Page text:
The UIC Ski Team: Everything Is Interesting But Nothing Matters

I’ve been doing a LOT of thinking over the last few months. I feel like I’m at a major crossroads in my life. Unlike previous crossroads, there’s a significant time component this time. I’ll be 54 in a couple of months, so I don’t have the luxury of making poor decisions that can be fixed later. There might not be a “later”.

Here’s the crux of my situation: everything is interesting but nothing matters.

When I think of what I’d like to be doing with my remaining years on Earth, the answer is “everything”. I like to write. I like play and listen to music. I like landscaping. I like working on cars. I think training dogs would be fun. Flipping houses seems like it’d be interesting. You get the idea.

On the other hand, none of that shit matters. Nothing matters. At some point, the human race will go extinct and/or the Sun will end its life and consume Earth. Taken in that context, absolutely nothing that any of us does has any meaning at all. It’s all going away one day.

That leads me to one conclusion; all I’m looking for is a palatable way to kill time. I mean…I’m here, so I might as well be doing something until I’m not here anymore.

The first thing I’m going to try is inspired by Seth Godin. He blogs every day, and has done for years. Some posts are long and detailed. Some are only a couple of short paragraphs. Unlike Seth, I don’t have any insight to share with you that might improve your life. Instead, I’m going to write my autobiography. Maybe you’ll find it funny sometimes. Maybe it’ll be sad or inspiring, or relatable, or boring. You can do whatever you want with it. It doesn’t matter because it’s mostly for me. I’m going to figure out how to automagically get it delivered to your inbox if you like that kind of thing.

I’m going to limit myself to 15 minutes per post, and it won’t be in chronological order. Let’s see how it goes.

OK? Here’s entry #1…

It was about 3rd or 4th grade, and a girl we all had a crush on was having a birthday party. I was standing with a group of friends (all boys), and she walked up to me and gave me an invitation. I didn’t know how to react. I was flattered, but also embarrassed because I figured all my friends would roast me for “having a girlfriend”. So I laughed in her face and tore up the invitation.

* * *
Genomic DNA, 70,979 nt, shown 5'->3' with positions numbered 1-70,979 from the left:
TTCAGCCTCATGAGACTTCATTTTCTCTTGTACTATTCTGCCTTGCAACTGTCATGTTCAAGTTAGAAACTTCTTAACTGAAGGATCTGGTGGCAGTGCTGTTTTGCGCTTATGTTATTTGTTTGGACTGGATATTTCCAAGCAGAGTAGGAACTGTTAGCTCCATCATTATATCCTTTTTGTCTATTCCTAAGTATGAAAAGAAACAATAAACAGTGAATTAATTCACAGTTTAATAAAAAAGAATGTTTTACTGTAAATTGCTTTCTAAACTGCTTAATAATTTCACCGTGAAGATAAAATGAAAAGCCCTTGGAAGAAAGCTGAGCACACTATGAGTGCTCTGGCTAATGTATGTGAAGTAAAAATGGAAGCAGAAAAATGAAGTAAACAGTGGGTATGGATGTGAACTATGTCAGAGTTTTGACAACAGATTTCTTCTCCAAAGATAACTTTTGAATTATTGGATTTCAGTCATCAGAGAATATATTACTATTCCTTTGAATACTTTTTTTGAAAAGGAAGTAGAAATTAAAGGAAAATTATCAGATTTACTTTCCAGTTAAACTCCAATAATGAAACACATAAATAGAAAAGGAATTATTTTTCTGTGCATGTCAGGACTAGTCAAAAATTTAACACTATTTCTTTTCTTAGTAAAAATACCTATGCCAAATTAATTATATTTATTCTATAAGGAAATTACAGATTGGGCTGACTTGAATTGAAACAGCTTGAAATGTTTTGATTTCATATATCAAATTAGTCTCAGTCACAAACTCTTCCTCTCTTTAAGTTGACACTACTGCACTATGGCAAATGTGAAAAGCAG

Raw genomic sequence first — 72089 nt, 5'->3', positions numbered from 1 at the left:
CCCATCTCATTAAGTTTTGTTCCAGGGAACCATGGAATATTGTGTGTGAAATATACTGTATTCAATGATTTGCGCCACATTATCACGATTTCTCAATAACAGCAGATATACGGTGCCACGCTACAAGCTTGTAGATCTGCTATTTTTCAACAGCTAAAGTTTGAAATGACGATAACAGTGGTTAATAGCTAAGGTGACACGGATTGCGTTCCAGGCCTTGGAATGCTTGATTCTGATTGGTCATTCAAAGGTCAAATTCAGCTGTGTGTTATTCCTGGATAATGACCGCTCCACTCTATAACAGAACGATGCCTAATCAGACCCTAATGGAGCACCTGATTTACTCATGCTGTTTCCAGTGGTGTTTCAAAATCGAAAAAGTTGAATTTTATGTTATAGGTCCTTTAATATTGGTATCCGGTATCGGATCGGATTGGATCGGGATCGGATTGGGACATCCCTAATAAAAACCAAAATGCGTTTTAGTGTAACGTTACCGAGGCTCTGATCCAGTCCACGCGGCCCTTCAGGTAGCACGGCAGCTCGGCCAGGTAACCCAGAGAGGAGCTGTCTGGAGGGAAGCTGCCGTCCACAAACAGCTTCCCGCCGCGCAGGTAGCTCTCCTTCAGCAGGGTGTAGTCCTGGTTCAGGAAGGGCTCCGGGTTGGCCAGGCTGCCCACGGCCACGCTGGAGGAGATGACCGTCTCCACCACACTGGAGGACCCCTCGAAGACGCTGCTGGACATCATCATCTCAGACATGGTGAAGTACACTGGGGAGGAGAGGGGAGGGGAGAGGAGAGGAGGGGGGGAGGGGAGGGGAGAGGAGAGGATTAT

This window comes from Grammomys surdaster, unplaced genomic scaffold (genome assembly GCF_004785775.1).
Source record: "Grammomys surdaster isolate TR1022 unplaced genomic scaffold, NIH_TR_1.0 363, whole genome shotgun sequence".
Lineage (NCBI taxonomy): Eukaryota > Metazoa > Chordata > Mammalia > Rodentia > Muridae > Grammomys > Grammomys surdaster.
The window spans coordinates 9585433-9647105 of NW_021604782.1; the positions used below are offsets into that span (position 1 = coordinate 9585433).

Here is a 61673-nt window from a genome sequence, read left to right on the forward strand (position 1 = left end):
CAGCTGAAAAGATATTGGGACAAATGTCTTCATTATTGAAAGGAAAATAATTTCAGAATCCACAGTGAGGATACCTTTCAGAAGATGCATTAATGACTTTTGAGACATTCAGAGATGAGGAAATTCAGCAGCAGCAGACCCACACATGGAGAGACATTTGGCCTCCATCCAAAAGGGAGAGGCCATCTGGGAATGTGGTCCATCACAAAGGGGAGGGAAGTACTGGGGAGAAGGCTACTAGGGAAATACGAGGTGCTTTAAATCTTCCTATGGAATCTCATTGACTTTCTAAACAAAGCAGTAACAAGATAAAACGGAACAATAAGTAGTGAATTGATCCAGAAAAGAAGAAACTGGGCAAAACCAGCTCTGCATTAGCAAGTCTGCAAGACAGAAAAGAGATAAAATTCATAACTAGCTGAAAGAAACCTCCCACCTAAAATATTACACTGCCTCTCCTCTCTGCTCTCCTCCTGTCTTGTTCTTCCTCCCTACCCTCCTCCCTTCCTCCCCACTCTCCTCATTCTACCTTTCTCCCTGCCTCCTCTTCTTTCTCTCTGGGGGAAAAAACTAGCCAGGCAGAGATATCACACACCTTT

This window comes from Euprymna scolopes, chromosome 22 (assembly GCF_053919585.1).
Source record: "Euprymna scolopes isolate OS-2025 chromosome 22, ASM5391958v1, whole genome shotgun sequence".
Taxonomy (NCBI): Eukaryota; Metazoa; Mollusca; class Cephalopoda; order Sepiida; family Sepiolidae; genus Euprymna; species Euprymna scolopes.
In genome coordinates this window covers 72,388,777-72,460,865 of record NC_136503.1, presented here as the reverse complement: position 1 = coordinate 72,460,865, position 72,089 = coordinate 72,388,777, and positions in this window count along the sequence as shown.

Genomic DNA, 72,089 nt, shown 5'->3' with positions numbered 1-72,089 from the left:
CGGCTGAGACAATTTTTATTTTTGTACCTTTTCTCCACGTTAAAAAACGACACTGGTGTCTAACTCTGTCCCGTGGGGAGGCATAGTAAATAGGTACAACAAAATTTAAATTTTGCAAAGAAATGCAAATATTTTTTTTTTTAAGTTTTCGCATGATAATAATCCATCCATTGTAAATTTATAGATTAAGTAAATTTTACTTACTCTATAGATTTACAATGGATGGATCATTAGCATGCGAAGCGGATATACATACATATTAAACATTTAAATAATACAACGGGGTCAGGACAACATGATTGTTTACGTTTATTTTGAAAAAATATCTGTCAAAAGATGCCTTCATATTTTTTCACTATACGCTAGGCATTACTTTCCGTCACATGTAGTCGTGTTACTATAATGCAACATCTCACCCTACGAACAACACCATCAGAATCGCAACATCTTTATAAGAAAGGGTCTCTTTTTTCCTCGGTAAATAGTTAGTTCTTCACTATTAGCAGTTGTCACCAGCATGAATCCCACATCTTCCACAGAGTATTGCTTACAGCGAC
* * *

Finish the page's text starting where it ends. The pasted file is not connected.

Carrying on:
Immediately, I felt like an asshole. It bothered me for decades that I could treat someone like that. Earlier this year, I saw her at our annual Christmas gathering of people who’ve been friends for 40+ years. I took her aside and told her the story, ending with an apology. She didn’t remember the incident, but the fact that I did and had hung on to it for so long made her cry. In an unexpected twist, she felt bad for me because I felt bad for her.

I feel better for having apologized, and it allowed me to better understand that my words and actions are just as likely to hurt me as they are to hurt the person on the receiving end. As the saying goes, “Sticks and stones might break my bones, but words do permanent damage”. I just didn’t expect to be the one who sustained the damage. “Friendly fire”?

I hope I’m a better person now than I was in 3rd grade, but I honestly don’t think I am. I’m just flawed in different ways. We all are, but not enough of us seem to be aware of that. Fewer still are willing to admit to it and undertake any sort of steps to become better people.

It’s hard being human.